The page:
“We advised on the buyside; led the financing; and also led the activist defence: we quickly and decisively put down the Starboard threat with facts and aggressive marketing of the deal to investors directly,” said Rob Kindler, the bank’s global head of M&A and vice-chairman.
“You can’t really do that unless you have world-class capability in all of those disciplines: sector, M&A financing and activism. Bristol didn’t need to turn to anyone other than our team.”
The bank continued working with United Technologies as that company executed a multi-year transformation. UTC followed its blockbuster acquisition of Rockwell Collins in 2018 by merging with Raytheon. Morgan Stanley advised the company on both transactions.
The US$89.8bn transaction took several months to put together. It happened as UTC was in the middle of spinning off unwanted businesses picked up from Rockwell, elevator maker Otis and heating and cooling company Carrier into independent, publicly traded companies.
Managing a complicated merger while spinning off two big portions of its business was a massive undertaking. Again, stealth was critical and the banks involved in the early phases were limited to Morgan Stanley advising UTC and Citigroup advising Raytheon.
In Europe, the firm was also active in strategic industrial transformations, with a highlight being ThyssenKrupp’s €16.8bn sale of its elevators division. This turned into a hot auction between financial sponsors, maximising value for the German company.
Morgan Stanley also advised on the US$20.3bn investment in Indian social media enterprise Jio Platforms, part of Reliance Industries, by Facebook, Google and a host of other investors, ranging from specialist tech funds to sovereign wealth funds.
This transaction, the largest private placement ever by a technology company, was highly complex, particularly as it was carried out during the first wave of the coronavirus lockdowns, completing in July.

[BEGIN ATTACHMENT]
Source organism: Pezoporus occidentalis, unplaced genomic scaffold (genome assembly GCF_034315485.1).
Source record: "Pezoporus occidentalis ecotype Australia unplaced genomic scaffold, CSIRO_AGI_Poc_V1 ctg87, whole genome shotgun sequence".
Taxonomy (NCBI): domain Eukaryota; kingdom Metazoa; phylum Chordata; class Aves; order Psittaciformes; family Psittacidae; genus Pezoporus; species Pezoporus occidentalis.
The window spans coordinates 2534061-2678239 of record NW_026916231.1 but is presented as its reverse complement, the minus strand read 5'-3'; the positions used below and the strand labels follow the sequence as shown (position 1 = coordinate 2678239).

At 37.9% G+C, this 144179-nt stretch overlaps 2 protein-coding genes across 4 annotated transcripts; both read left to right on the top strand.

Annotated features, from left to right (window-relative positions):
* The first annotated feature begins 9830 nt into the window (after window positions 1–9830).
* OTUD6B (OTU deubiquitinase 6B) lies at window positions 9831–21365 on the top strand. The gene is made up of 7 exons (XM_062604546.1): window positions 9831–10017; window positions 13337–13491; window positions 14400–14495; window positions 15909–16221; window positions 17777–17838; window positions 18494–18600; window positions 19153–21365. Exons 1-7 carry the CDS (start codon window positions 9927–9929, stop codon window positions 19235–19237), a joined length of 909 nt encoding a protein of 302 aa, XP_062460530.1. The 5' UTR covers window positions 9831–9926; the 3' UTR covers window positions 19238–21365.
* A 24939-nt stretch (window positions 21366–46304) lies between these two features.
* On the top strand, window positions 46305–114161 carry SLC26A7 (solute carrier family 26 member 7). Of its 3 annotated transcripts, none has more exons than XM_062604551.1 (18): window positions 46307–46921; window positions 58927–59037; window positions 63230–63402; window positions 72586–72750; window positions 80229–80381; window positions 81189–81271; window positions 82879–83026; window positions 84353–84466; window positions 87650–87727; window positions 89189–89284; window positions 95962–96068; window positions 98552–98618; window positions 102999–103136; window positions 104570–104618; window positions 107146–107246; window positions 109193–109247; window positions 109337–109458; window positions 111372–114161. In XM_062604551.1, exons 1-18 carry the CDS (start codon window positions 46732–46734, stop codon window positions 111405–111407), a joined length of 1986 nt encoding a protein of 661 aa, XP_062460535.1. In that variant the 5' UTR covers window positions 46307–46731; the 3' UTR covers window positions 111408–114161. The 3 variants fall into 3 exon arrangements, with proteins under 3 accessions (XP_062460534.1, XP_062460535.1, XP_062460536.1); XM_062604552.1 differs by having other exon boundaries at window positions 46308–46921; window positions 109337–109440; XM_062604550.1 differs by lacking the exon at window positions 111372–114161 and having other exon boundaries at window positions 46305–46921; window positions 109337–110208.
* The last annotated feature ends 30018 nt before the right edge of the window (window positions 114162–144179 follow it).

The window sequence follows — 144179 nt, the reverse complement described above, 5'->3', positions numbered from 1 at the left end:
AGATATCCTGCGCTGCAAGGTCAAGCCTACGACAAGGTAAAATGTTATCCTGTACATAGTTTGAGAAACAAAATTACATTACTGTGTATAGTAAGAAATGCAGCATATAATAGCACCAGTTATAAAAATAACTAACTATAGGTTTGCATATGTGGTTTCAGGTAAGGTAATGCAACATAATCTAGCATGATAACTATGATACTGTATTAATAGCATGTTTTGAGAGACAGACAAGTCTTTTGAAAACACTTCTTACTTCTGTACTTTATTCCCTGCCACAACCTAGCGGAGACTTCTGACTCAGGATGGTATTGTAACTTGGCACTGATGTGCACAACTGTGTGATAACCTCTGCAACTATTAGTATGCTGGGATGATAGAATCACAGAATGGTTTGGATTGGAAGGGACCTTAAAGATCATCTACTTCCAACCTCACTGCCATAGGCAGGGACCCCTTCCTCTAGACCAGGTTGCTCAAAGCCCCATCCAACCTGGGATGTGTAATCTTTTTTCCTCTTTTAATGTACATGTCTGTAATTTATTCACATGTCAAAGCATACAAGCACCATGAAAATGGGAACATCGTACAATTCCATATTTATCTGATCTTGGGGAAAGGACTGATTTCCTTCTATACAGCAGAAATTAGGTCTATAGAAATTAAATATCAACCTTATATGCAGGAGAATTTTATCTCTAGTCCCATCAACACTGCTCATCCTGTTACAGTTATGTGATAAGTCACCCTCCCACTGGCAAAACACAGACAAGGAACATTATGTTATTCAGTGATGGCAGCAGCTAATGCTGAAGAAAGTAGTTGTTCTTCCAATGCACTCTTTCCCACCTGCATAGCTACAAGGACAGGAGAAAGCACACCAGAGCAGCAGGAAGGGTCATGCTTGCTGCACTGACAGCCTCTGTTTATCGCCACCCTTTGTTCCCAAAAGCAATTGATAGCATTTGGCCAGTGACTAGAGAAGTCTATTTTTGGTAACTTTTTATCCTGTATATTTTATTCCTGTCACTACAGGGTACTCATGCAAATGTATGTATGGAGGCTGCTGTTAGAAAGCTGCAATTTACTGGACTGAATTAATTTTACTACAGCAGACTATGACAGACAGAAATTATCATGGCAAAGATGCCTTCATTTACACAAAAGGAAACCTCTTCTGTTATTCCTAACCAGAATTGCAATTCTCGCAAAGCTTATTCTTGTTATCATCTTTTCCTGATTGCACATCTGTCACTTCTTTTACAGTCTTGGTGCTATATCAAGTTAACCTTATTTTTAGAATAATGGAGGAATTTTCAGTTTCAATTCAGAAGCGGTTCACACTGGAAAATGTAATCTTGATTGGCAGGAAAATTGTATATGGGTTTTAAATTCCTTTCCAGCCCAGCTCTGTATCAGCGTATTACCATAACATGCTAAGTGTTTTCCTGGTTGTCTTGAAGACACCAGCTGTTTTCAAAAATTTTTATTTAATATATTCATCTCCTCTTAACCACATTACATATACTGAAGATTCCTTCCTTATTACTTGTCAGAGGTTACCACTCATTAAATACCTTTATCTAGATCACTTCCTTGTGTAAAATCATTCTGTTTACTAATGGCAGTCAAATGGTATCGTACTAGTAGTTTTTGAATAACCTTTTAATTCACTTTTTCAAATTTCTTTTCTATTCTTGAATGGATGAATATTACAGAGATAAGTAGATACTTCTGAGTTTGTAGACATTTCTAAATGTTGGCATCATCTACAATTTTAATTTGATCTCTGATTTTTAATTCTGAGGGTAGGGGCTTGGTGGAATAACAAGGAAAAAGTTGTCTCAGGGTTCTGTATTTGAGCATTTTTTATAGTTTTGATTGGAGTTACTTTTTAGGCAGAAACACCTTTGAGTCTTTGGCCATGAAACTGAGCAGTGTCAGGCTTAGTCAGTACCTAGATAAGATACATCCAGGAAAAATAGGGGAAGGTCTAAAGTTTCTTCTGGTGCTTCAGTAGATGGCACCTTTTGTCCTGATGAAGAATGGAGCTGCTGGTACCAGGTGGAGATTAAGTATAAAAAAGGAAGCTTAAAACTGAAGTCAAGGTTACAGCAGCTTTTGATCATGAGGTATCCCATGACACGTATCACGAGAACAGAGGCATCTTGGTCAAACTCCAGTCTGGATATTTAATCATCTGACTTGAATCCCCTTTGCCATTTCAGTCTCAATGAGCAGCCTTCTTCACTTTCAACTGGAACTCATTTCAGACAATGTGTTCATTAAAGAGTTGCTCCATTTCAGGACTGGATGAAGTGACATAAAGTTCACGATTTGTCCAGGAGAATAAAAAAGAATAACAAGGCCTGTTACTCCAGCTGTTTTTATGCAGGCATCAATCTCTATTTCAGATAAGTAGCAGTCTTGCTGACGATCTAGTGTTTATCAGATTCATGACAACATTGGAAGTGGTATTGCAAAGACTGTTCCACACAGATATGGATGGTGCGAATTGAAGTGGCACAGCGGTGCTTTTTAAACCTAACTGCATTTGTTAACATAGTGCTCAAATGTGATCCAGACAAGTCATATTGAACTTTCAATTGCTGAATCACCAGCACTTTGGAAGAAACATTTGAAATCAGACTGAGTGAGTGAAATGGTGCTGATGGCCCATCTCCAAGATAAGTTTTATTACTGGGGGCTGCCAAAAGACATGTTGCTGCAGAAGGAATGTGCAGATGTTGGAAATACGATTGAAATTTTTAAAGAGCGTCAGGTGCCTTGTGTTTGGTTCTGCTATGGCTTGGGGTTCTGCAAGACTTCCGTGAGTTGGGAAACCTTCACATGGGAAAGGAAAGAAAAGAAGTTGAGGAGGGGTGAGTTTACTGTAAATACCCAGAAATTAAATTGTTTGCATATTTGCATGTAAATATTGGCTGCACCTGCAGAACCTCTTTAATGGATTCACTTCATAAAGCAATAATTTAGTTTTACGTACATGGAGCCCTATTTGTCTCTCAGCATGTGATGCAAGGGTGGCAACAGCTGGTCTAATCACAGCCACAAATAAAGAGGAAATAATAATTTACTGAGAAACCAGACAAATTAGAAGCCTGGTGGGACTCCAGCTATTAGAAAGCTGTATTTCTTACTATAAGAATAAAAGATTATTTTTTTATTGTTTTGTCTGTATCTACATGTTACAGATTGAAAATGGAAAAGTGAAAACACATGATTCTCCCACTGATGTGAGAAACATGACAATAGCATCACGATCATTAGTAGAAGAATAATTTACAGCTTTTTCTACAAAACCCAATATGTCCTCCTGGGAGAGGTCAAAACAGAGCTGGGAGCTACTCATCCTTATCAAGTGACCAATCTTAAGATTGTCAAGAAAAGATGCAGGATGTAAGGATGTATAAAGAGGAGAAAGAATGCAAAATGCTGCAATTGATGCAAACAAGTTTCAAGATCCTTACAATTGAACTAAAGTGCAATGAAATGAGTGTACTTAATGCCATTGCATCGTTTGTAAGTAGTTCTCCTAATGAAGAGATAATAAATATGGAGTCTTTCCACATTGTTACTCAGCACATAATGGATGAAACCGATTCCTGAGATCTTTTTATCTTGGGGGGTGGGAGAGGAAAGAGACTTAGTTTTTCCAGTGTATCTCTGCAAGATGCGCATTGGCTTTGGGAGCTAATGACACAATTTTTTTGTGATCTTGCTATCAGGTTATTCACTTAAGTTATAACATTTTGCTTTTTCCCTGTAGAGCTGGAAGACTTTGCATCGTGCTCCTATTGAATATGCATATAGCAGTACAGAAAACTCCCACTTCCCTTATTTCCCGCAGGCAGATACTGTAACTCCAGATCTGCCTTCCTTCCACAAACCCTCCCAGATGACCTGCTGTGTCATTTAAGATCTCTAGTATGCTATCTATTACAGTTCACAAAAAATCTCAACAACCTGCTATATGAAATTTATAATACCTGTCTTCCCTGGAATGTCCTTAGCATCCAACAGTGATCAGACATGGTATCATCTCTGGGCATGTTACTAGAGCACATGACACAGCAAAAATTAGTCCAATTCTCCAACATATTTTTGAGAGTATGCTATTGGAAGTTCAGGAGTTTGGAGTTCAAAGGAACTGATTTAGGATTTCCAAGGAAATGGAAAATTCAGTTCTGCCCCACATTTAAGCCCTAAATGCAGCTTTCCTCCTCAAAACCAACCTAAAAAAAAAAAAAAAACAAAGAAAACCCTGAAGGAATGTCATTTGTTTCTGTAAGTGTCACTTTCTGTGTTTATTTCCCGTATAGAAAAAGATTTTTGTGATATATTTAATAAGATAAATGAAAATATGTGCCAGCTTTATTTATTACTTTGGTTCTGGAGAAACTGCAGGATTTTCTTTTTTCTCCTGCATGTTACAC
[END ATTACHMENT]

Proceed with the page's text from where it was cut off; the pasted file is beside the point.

“We had to knit together tech, sponsors and sovereign wealth funds,” said Colm Donlon, head of M&A for Europe, the Middle East and Africa. “It was effectively 13 different deals with different investors using different valuations and structures for them all. It shows the reach of our tech franchise.”
The firm has been advising on Nvidia’s acquisition of chip designer Arm from Japan’s SoftBank for US$40bn, beating off many competitors for the prize. This deal, again highlighting Morgan Stanley’s tech strength, is now the subject of a lengthy regulatory investigation.
In another deal involving SoftBank, Morgan Stanley advised Deutsche Telekom on its US mobile subsidiary T-Mobile US’s US$58.7bn merger with Sprint, SoftBank’s biggest investment. The deal, spanning Asia, Europe and the US, showcased the firm’s global reach.
The M&A team also worked closely with the bank’s equity capital markets team, which was lead bookrunner on SoftBank’s secondary offering of its shareholding in the new T-Mobile US, which resulted from the merger.
Another innovative deal was acting for Saudi Aramco on its acquisition of a 70% stake in Saudi Basic Industries Corp from Saudi Arabia’s Public Investment Fund for US$69bn.
That was announced shortly after the oil company’s flotation and was the largest ever M&A transaction in the Middle East.
“Lots of people have expertise say in Australia or India but not in each market that we can continue to display year after year. We can offer clients a seamless service on a repeat basis,” said Donlon. “It’s also hard to win clients in the current environment if you are not one of the leading banks.”
Morgan Stanley itself made significant forays into M&A last year. In February, it made a well-timed pounce on E*Trade in an all-stock deal valuing the share dealer at US$13.1bn. That completed in October.
After barely catching breath the firm diversified further, offering US$7bn for fund manager Eaton Vance. That deal has yet to close but shows how having textbook in-house M&A expertise can be invaluable when executing your own strategic plans.
* This sentence was changed to update title and add co-head.